Re: Plate Caps of PCB

Subject:      Re: Plate Caps of PCB
       Date:  Fri, 18 Apr 1997 22:15:41 -0700
       From:  Bert Hickman <bert.hickman-at-aquila-dot-com>
Organization: Stoneridge Engineering
         To:  Tesla List <tesla-at-pupman-dot-com>

> >I just made a stacked cap with 16oz. copper (measured thickness is 25> mils) and 6 plates
> >each with 206 sq. inches of area. 120 mil> ployethylene dielectric and light mineral oil as
> >the drowning agent.
> Hi all,
> I've been thinking of making a stacked cap from fibreglass PCB.  I read
> it has a Dielectric
> Constant (K) of about 5 (5.2), and a puncture voltage of 700V/mil.  The
> stuff I use is about
> 1.6mm thick, or about 63 mils, for 44kV.  This may be optimistic, but it
> could probably be
> conservatively rated around 30kV or so. Using back-to-back pairs of
> single-sided board, you
> could double the voltage rating.
> I won't bore you here with the construction details, but I've got it
> sussed. So, I figure
> I'm not the first person to have thought of this - I wonder if anyone
> here has actually made
> one ?
> Also I'd like someone to tell me, if cost were no object (which it is !)
> which would be
> THE BEST dielectric material for TC work ?  I have just bought some 69mm
> (2.75") dia. clear
> acrylic tube, 3mm (~ 1/8") wall.  A 1.83m (6ft) length was a mere $55.00
> !  This is for my
> _first_ coil. A 2m length 0f 200mm (8") dia. 5mm (1/4")wall, inc tax, is
> a tad under $400
> so I decided against it for the 'big coil'
> What I mean, though, is for stacked plate caps.  All the talk is about
> polyethylene for its
> low dielectric loss.  Would any of: mylar, polycarbonate, polypropylene,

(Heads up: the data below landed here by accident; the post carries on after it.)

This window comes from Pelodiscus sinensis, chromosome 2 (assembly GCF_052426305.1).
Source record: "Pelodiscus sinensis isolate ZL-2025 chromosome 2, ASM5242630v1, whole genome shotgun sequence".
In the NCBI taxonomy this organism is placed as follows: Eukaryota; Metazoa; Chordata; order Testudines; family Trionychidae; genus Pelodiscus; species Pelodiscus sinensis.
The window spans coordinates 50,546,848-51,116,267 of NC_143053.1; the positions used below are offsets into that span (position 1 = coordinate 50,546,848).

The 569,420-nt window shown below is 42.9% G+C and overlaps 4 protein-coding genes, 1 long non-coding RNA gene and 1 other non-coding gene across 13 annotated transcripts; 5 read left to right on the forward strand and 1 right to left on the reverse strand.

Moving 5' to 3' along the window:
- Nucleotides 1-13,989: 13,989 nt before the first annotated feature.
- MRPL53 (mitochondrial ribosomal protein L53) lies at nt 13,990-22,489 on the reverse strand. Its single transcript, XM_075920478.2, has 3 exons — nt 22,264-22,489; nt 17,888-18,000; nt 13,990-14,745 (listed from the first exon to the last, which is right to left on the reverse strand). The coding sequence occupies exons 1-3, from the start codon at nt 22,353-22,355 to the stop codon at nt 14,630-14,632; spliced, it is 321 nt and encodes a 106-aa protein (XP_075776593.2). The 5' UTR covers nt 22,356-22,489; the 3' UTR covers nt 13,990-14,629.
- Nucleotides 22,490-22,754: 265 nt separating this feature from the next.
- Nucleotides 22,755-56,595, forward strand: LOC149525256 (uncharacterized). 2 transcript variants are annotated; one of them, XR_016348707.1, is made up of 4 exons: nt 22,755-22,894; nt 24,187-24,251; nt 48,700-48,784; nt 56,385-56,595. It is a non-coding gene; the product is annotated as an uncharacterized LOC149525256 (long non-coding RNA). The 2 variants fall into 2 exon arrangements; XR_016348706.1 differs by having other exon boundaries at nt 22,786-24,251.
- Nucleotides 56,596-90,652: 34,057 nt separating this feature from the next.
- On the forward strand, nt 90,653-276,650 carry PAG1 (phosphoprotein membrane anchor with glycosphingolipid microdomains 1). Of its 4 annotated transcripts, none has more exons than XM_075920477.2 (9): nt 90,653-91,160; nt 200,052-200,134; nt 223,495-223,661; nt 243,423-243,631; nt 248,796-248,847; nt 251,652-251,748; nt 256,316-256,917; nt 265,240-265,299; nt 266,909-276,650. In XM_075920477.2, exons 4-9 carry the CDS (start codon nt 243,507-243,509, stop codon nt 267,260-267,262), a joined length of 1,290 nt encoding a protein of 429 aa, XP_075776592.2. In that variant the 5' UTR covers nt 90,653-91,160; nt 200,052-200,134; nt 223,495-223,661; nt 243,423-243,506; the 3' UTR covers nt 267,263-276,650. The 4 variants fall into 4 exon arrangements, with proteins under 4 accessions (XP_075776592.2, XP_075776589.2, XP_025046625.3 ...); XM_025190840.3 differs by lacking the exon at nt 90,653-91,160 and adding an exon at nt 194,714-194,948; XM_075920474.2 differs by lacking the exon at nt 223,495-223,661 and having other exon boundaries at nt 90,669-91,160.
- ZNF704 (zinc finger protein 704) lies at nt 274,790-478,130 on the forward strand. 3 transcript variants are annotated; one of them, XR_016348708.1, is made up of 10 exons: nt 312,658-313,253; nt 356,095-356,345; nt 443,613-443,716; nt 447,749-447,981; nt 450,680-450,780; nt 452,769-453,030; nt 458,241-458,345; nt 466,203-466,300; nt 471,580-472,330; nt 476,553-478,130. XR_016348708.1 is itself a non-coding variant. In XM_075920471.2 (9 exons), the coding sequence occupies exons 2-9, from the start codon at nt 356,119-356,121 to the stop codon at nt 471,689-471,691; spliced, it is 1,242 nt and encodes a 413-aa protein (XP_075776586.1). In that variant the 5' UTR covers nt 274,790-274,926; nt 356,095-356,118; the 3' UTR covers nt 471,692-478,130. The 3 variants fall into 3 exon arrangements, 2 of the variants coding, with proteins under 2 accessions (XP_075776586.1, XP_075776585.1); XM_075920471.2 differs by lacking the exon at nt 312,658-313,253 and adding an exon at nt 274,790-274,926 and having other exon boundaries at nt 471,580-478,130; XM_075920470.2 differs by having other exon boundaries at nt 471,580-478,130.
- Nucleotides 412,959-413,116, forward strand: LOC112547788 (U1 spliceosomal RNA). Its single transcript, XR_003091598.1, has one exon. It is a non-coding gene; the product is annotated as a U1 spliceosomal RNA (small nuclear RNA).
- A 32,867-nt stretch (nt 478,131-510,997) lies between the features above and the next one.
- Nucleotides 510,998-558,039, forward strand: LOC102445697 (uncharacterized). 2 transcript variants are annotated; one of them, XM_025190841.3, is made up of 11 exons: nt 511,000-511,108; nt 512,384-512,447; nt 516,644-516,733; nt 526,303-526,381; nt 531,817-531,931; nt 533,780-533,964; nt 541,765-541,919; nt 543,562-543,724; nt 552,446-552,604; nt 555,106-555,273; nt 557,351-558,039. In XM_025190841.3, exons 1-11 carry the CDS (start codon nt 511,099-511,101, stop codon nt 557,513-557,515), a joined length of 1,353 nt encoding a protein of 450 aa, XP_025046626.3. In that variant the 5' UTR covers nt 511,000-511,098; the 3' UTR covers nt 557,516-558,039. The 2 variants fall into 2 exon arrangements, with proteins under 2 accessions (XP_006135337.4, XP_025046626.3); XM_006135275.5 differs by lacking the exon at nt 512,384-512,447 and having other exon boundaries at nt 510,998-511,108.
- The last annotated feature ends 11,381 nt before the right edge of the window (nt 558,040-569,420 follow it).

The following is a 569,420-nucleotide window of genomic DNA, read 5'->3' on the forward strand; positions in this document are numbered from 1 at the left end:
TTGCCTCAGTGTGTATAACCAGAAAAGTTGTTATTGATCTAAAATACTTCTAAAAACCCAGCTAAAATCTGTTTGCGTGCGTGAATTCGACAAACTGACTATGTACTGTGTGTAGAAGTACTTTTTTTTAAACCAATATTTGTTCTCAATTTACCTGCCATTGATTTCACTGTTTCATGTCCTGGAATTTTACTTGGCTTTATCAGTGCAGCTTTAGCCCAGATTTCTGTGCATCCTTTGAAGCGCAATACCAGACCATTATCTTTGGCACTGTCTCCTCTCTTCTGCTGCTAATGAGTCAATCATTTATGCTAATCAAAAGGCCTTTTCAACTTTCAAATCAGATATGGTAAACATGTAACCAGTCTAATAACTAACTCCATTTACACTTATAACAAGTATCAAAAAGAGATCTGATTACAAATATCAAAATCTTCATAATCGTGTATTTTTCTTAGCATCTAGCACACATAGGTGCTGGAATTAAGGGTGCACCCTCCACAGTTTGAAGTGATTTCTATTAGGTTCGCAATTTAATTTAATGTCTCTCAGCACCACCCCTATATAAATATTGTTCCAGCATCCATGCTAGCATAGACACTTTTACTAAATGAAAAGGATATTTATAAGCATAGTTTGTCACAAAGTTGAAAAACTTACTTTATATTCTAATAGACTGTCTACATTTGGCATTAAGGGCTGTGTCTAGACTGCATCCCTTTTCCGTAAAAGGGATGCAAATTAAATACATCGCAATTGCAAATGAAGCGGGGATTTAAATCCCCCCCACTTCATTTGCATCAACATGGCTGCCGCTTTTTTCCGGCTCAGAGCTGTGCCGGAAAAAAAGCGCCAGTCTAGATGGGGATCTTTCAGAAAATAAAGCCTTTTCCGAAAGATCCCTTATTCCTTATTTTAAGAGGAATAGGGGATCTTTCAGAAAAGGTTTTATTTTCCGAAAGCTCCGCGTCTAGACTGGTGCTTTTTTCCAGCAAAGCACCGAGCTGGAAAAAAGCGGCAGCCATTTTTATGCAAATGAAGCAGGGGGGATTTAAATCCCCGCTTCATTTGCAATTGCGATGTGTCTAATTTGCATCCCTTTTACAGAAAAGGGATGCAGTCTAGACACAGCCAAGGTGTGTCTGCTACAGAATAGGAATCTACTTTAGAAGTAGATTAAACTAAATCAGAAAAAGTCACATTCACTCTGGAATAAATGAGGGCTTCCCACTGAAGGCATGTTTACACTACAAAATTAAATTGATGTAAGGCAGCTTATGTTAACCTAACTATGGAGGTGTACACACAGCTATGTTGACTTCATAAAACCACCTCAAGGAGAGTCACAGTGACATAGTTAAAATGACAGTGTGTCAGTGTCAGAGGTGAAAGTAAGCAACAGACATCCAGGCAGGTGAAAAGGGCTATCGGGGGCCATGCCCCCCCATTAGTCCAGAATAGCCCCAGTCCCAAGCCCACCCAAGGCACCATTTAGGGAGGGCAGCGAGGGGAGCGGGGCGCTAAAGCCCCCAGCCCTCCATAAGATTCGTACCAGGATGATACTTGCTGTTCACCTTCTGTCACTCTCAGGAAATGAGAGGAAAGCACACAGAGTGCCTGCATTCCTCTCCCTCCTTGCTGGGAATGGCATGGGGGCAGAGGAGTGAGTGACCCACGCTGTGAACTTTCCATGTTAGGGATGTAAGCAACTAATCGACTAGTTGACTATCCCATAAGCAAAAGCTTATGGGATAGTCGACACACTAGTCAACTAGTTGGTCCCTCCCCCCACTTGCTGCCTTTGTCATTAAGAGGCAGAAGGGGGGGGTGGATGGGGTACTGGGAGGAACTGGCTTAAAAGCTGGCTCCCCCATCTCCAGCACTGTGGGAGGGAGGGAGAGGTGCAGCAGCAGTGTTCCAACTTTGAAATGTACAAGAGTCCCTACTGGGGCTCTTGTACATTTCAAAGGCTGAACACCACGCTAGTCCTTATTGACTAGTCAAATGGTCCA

> polystyrene, PTFE
> (Teflon), acrylic, etc be any improvement - albeit costly ?  The list I
> saw quoted the
> puncture voltage of mylar at 7500V/mil.  If this is not a typo, that
> makes it look pretty
> attractive for TC caps.
> Has anyone ever tried silicone oil in caps ?  Or know of its HV
> properties ?  It's used in
> e.g. high-quality brake-fluids, as I believe it has very good
> anti-hygroscopic properties.
> But mainly I'm wondering about PCB caps - any comments ?
> Thanx,
> Phil Chalk.


The best dielectric should have the right combination of high breakdown
voltage, low dissipation factor, good solvent resistance, and low cost.
The GOOD news is that, for coilers at least, the best choices are Low
Density PolyEthylene (LDPE), High Density PolyEthylene (HDPE), or
PolyPropylene (PP), all of which are comparatively inexpensive.
PolyStyrene (PS) doesn't have the solvent resistance, mylar (PET),
Plexiglas/acrylic (PMMA), PolyVinyl Chloride (PVC), Cellulose Acetate
Butyrate (CAB), polyamide (nylon), and PolyCarbonate (PC) all have a
significantly higher dissipation factor. Teflon has low losses, but it's
actually somewhat porous so that its dielectric standoff voltage is not
as good as some of the other plastics - plus it's _quite_ expensive!
Epoxy-glass printed wiring boards also has a relatively high dissipation
factor, and the dielectric breakdown strength for this material in Tesla
Coil use will be MUCH lower. You COULD make caps from all these other
materials... they just wouldn't work as well as caps made from LDPE/HDPE
or PP.

Silicone oil, depending on the type, may perform significantly better
than mineral oil. Refrigerator compressor oil, for example is made to
have high dielectric strength, and will work very well....at a
significantly higher price. I'm not sure how well brake fluid would
work, however.

Safe cappin' to you!

-- Bert H --